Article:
This bread and recipe was given to us recently from my mom and has become one of my husband's favorites. Sometime in the past few months, I discovered the idea to toast sweet bread and add a little butter (I know, I'm probably a little slow!). Well, this bread is a perfect candidate and is just the thing for a snack or with a cup of tea (insert favorite hot beverage). When I toasted this bread, I let it go a little longer because it is so dense and I wanted it a little crispy. Was it ever good! The toasting really brings out the sweetness of the raisins and adds more flavor to the nuts and oats. You could also add some jam or other toppings, but I don't feel it needs anything else.
I have not found a recipe quite like this before and was excited to share it here. The only place I was able to find a somewhat similar recipe was over at Always In The Kitchen. As the author of that site noted, this recipe may not be Scottish- but it sounds nice, and Scotland brings to mind oats and raisins (or currants), right? My recipe has much more oats and a little more sugar (still is not very sweet)- but these recipes do not have any oil. For a stronger molasses flavor, I used about 1/2 black strap molasses. So put your spin on it and give it a try! (By the way, if you don't have a toaster oven, be very careful trying to toast sweet breads in a regular toaster without some type of a sleeve for toasting as the slice will probably fall apart and you will be burned trying to remove it.)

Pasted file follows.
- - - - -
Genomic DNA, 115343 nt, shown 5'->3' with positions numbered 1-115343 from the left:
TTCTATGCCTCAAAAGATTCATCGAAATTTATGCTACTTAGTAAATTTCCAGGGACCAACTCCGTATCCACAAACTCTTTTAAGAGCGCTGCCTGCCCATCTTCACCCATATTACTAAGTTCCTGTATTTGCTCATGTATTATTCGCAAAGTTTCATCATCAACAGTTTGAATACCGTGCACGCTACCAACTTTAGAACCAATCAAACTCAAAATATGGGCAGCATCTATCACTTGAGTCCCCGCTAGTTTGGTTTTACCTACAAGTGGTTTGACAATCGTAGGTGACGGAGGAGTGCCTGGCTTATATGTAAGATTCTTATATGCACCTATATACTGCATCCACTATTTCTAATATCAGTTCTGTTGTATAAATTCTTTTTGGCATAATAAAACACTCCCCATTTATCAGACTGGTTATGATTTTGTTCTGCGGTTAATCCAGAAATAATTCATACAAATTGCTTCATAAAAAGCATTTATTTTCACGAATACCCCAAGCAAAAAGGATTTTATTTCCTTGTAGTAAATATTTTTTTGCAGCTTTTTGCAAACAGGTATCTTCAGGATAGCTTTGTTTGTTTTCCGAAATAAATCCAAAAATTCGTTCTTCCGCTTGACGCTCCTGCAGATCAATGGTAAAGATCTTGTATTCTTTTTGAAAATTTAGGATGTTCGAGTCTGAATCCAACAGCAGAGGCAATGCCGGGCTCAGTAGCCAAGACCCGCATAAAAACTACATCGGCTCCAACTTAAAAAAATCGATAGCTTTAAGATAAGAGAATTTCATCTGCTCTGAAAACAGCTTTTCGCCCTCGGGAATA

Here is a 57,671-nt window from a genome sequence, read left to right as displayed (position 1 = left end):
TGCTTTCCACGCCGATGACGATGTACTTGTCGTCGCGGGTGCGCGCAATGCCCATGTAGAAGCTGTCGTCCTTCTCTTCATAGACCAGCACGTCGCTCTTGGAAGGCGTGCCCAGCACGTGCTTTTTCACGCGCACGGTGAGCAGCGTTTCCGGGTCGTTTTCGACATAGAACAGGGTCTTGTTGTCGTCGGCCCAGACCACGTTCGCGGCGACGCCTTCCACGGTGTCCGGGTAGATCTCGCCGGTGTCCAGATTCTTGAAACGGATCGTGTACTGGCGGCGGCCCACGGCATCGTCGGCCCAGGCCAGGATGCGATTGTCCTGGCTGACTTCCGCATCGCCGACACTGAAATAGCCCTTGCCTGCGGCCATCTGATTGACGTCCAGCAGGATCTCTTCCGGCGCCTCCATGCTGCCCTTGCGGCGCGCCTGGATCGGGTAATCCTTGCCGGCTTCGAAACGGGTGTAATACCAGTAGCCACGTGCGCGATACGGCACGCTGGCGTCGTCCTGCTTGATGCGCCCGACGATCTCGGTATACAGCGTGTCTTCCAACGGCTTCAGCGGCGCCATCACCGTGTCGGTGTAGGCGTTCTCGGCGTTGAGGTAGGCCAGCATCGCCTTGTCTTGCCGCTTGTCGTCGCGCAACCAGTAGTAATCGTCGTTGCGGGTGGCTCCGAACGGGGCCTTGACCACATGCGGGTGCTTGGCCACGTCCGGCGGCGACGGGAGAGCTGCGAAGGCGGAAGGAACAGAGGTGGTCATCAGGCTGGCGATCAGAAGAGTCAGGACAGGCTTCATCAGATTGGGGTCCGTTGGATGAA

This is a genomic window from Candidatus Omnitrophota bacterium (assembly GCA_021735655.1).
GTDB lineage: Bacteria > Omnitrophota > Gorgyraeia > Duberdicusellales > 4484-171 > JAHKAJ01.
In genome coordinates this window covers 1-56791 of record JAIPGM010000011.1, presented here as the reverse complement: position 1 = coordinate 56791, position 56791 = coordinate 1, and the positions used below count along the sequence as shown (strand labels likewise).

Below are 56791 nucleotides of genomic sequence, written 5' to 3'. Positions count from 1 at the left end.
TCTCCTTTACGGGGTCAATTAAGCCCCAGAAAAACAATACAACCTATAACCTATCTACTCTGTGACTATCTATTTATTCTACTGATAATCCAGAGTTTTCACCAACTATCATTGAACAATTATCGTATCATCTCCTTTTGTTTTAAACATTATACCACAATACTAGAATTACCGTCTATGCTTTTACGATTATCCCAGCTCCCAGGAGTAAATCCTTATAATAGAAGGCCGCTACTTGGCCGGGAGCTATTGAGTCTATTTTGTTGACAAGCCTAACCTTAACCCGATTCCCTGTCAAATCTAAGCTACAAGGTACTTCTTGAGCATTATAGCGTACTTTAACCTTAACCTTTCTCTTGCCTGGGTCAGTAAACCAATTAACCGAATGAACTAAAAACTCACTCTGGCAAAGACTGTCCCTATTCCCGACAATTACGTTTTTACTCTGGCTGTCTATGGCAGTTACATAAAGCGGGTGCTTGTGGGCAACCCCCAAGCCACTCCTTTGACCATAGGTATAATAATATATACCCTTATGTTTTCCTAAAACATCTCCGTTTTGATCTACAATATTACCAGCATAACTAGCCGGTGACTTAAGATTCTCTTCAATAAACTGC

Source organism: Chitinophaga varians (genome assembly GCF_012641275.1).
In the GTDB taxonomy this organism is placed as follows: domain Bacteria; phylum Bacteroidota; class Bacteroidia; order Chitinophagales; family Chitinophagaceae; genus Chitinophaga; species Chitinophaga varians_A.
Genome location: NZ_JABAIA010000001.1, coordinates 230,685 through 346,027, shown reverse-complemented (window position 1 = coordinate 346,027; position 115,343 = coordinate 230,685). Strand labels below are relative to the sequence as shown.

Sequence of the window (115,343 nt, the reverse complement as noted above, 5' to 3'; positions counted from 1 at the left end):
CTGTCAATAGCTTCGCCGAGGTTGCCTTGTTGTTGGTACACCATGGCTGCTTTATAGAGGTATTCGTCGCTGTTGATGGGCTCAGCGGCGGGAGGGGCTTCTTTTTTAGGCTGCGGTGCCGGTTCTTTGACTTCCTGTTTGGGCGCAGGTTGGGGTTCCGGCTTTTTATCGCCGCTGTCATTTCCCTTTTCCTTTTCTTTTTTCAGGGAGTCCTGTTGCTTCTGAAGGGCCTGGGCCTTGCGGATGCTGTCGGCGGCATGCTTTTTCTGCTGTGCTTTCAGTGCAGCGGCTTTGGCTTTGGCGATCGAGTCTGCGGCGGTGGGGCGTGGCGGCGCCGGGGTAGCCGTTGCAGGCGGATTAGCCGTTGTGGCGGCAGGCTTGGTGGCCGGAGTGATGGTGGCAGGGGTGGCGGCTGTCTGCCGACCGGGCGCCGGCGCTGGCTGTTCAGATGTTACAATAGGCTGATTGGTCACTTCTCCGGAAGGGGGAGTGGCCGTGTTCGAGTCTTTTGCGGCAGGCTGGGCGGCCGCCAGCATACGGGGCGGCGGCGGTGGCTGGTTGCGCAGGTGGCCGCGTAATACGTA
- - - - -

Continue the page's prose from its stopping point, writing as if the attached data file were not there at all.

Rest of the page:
Makes 2 loaves
- 2 eggs
- 1 cup brown sugar
- 2 1/3 cups buttermilk or soured milk
- 2/3 cup molasses
- 3 cups flour
- 1 tsp salt
- 1 tsp baking powder
- 2 tsp baking soda
- 1 1/2 cups rolled oats (I used quick oats and it was fine)
- 1/2 cup chopped nuts
- 1 1/2 cups raisins, dried currants or craisins, or a mix
- Preheat oven to 350 degrees F- (25 degrees lower if using glass baking pans).
- Mix eggs with sugar in a large mixing bowl, then add in the milk and molasses.
- Sift the dry ingredients together and add into the wet mixture.
- After mixture starts to come together, add in the nuts and dried fruit.
- Divide the batter between 2 greased loaf pans.
- Bake for approximately 1 hour or until toothpick inserted in center comes out dry- start checking around 50 minutes if top of bread appears less moist
*My mom told me, after I originally posted this recipe, that she got it from What's Cooking At Myrtle cookbook by Levia Lerch. I increased the liquids since the bread seemed too dry. If you find it takes too long to finish baking, you can decrease the liquid to 2 cups buttermilk.